The Song In My Head Today: ‘Jolie Louise’ by Daniel Lanois

Daniel Lanois AcadieYesterday, I was once again aware of a phenomenon that a friend of mine once described as “Jungian Radio”, an avenue to the collective unconscious. This is a fancy name for a song that pops into your head for no apparent reason and stays there for a long enough period of time to make it notable. Sometimes, it’s welcome and sometimes it’s not. But, I thought I’d write about a few of the welcome ones. And this is the first in a possible series.

‘Jolie Louise’ by Daniel Lanios, from the album Acadie.

I always liked this one, for a number of reasons. First, its another story-song, which is a weakness of mine. Second, it sounds like a Acadian folk song and it isn’t; Lanois wrote it, and he’s from Hamilton, Ontario. Third, it’s not of its time in that there’s nothing late 80s about it. I like songs that are written without a date stamp on them. Fourth, this tune is about as far from Lanois’ style as a producer as you can get, the flavours of which are on Lanois-produced albums like Peter Gabriel’s So, U2′s The Joshua Tree, Bob Dylan’s Oh Mercy, and Emmylou Harris’ Wrecking ball, among others.

His production style is distinctive – lots of echo, tremolo, and ambient tones. This atmosphere is evident on Acadie as a whole, but not on this little song, which is like a little oasis of simplicity in the middle of some very slick production on the rest of the record. There are light touches of gentle electric guitar, brushes on snare, and Cajun/Acadian accordion. Lanois was based in New Orleans for a long time, which may have inspired the sound. The song is basically folk tune about a working class guy who loses everything when he takes to the drink. The tale is told to a gentle, jaunty singalong melody, yet is infused with pathos too. It’s one of the happiest sad songs I can think of.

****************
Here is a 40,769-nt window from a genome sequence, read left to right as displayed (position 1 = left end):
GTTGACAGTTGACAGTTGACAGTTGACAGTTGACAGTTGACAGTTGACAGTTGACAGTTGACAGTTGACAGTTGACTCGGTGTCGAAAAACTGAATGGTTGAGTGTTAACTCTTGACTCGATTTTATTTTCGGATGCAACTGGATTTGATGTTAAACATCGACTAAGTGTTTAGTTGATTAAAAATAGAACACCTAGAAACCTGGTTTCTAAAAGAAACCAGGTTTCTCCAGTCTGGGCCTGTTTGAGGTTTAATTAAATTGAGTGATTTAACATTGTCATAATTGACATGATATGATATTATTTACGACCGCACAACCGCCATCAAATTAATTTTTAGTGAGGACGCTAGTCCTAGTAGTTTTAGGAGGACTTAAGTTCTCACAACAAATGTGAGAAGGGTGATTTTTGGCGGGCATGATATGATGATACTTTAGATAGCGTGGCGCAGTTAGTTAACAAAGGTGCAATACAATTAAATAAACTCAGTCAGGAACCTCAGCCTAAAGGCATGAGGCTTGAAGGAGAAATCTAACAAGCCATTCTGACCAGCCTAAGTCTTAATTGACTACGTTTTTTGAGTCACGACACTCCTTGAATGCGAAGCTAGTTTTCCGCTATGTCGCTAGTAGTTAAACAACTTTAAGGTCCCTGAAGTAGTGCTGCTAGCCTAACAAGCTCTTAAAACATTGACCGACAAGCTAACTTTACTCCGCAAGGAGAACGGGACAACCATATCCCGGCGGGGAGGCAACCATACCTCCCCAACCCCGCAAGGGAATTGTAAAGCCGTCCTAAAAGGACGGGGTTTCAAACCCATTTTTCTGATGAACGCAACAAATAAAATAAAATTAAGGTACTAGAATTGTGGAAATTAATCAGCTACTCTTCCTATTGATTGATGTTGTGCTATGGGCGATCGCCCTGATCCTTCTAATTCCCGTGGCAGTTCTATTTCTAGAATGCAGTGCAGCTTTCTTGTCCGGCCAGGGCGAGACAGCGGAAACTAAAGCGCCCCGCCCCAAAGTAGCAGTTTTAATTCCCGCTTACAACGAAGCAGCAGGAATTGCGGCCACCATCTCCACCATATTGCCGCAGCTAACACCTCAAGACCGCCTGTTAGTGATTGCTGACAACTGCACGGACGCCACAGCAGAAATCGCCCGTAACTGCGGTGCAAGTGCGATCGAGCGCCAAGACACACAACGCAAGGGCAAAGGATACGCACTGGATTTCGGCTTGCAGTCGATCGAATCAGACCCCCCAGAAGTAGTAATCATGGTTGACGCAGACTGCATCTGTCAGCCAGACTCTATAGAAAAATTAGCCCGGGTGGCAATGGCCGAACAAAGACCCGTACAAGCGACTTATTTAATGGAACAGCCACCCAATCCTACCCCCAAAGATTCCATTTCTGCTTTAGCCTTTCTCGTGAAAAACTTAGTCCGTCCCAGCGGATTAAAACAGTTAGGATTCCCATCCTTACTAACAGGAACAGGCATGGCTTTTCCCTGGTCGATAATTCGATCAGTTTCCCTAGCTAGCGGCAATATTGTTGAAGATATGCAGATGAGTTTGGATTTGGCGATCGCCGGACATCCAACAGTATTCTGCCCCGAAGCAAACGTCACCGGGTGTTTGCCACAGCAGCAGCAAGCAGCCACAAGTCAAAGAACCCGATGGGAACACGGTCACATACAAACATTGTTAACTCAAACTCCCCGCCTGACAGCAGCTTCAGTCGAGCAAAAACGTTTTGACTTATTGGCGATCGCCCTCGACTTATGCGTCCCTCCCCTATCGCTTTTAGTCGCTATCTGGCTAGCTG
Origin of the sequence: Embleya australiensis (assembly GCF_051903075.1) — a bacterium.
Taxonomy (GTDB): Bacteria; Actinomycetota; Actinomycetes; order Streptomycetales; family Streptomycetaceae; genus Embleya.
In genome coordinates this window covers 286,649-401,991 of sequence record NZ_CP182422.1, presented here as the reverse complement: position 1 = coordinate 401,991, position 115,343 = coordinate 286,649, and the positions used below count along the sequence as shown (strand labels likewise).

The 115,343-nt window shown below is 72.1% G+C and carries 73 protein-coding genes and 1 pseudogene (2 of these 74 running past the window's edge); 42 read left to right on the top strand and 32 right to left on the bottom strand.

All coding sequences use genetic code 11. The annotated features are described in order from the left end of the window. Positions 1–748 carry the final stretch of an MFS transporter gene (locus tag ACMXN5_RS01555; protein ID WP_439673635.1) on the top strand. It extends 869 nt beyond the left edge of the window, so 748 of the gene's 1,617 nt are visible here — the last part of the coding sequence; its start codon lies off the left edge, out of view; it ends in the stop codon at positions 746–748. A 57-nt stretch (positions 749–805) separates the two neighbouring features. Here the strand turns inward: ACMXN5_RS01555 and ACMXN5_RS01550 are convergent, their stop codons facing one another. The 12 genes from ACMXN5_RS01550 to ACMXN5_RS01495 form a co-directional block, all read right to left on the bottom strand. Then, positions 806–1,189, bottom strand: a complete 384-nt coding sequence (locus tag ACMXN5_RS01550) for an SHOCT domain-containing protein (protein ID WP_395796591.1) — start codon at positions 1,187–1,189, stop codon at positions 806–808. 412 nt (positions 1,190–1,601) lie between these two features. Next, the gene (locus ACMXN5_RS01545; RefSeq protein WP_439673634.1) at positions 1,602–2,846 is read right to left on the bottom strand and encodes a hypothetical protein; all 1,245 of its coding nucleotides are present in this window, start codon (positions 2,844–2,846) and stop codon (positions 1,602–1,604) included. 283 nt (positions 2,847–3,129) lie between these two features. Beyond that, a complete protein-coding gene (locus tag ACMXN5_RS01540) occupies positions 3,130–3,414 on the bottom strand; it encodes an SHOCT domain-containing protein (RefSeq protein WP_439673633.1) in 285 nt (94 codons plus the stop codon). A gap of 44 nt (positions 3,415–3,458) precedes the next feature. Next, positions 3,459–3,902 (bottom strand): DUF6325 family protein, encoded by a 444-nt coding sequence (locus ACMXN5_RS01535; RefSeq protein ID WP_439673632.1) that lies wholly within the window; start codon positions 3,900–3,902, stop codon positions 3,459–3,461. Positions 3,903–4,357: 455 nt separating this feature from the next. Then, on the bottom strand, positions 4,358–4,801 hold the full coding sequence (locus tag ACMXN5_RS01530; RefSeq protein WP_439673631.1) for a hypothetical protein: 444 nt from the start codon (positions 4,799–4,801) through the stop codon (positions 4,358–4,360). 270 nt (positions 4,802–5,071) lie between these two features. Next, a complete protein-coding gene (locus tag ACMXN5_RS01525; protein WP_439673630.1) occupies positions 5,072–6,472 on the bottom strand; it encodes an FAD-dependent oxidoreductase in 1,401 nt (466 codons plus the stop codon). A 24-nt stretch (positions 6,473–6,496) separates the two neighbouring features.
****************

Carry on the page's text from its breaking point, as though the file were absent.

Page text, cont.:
Watch and Hear Daniel Lanois’ ‘Jolie Louise

To view the clip, hover over the image and click the ‘play’ icon. To enlarge the viewing window, click the magnifying glass icon in the top right hand corner. Enjoy!

Daniel Lanois

About these ads

4 comments

  1. I’ve experienced Jungian Radio before as well. I think it has much more to do with the incredibly strong associations our minds create between music and events or even music and people. Something triggers an association in our mind and a song starts to play. I find it easier to make the connection when it starts with the music – a song congers up images of people and places (reminds me of a Beatles tune).

  2. Yeah, it’s nice the way it works in reverse too, doesn’t it? One of the pitfalls of music, I suppose is that it has the potential to remind one of bad times as well as good. But, for the most part, it’s the good times that seem to be associated with our favourites.

    Part of the thrill of this kind of thing is not really knowing how those little triggers are activated. It’s a mystery, and that makes it even more meaningful in a way for me.

  3. Happens with tunes as well. I play trad music, and I often find I’m walking along with a tune in my head, and I don’t know how it got there. With tunes, it’s especially tricky, because half the time, you don’t know what tune it is, you just know how it goes…. so you have to actually listen to it play in your head long enough to figure out what it is, so you can figure out whether you know it or whether you need to stop what you’re doing and take notes.
    Now, you’ve just put a song in my head, darn it. Here’s a line:
    “I was trying to think of a story
    I was walking along
    My head was filled with fragments of other people’s songs
    Good ones though… I didn’t mind”
    (Veda Hille, from “Instructions” – on “Spine”)

    1. Ooh, Vede Hille. She’s a resident around these parts. I haven’t heard her stuff in years. Thanks for the reminder, and for comments!

What are your thoughts, Good People? Tell it to me straight.

Fill in your details below or click an icon to log in:

WordPress.com Logo

You are commenting using your WordPress.com account. Log Out / Change )

Twitter picture

You are commenting using your Twitter account. Log Out / Change )

Facebook photo

You are commenting using your Facebook account. Log Out / Change )

Google+ photo

You are commenting using your Google+ account. Log Out / Change )

Connecting to %s